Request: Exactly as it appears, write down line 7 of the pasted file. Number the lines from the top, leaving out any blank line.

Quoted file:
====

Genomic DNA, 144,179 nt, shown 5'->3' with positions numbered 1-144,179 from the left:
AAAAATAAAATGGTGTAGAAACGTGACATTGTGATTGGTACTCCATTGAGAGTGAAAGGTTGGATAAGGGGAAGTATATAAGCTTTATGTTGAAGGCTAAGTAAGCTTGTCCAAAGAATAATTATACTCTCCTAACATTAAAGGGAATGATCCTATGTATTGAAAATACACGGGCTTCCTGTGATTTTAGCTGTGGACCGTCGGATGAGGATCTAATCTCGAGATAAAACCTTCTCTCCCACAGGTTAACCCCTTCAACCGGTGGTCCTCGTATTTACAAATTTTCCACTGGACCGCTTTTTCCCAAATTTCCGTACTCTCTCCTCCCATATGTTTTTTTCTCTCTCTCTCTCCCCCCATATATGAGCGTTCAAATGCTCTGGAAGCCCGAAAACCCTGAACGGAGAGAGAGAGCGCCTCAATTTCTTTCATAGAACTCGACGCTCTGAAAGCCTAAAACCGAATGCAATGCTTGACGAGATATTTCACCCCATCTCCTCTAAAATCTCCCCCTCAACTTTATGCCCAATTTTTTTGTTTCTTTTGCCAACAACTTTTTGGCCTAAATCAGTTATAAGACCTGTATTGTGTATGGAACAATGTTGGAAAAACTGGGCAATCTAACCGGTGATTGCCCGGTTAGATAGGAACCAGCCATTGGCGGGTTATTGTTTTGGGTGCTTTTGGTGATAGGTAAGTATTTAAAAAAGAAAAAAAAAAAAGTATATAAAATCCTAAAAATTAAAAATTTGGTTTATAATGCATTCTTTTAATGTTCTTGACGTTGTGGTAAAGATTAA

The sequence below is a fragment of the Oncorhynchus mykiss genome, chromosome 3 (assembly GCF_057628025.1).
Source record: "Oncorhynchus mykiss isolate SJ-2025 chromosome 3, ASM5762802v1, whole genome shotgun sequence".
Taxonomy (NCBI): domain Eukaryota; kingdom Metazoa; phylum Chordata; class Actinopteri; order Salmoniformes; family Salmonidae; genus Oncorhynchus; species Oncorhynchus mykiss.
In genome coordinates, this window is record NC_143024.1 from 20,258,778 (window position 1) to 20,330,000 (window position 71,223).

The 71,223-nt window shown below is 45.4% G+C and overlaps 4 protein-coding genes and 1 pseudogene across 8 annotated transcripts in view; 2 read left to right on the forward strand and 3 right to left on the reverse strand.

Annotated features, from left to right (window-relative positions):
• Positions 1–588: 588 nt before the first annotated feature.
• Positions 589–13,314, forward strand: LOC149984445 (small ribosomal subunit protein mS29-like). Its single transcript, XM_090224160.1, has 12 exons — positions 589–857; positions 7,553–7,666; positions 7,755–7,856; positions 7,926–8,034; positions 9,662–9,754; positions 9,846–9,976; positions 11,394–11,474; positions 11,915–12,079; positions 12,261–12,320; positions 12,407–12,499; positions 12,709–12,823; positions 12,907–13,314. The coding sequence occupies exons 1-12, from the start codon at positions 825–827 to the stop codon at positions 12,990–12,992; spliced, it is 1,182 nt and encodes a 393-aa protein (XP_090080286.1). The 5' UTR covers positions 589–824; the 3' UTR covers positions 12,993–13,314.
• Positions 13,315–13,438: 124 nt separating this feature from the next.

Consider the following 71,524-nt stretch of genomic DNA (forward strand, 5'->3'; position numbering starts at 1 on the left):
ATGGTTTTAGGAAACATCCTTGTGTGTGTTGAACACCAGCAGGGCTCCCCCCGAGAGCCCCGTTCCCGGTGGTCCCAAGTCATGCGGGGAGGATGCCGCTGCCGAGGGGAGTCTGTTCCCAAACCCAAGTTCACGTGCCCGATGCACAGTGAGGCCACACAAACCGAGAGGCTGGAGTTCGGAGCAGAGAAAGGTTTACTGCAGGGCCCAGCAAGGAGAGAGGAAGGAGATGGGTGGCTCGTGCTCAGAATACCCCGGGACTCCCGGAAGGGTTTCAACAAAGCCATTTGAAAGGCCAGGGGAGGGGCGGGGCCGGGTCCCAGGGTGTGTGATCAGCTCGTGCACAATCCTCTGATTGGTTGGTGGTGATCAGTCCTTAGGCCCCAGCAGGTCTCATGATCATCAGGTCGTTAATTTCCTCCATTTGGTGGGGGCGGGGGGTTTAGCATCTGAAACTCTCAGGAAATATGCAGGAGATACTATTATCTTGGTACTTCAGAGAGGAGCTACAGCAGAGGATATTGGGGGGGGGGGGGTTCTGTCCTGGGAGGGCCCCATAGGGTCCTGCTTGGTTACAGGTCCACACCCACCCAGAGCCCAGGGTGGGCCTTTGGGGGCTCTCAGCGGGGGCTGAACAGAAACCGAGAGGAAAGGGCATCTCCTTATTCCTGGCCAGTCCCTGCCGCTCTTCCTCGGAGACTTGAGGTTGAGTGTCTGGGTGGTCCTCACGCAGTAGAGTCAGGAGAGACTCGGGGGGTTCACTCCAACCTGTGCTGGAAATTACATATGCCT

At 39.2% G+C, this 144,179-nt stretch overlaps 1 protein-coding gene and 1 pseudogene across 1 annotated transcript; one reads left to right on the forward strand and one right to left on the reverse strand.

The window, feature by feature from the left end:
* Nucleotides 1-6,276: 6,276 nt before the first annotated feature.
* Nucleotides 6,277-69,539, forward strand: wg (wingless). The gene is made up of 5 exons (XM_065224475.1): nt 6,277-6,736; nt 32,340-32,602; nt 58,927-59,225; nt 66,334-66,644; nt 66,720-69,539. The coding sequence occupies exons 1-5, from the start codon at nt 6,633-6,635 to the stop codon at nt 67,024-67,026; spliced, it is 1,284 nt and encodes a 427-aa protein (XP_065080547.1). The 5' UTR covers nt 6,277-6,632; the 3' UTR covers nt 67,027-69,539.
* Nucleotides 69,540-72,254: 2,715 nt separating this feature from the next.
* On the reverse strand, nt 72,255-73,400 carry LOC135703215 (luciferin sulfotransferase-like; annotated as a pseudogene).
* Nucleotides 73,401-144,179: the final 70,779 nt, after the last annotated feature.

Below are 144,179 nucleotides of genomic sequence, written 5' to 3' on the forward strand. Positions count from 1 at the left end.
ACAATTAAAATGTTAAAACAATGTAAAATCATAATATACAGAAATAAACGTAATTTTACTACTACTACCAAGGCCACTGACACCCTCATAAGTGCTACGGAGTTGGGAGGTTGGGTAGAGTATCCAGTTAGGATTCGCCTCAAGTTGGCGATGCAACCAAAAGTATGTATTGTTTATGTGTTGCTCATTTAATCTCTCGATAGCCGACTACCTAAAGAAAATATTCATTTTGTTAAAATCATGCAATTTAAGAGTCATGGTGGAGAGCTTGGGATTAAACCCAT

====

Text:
The 71,223-nt window shown below is 45.4% G+C and overlaps 4 protein-coding genes and 1 pseudogene across 8 annotated transcripts in view; 2 read left to right on the forward strand and 3 right to left on the reverse strand.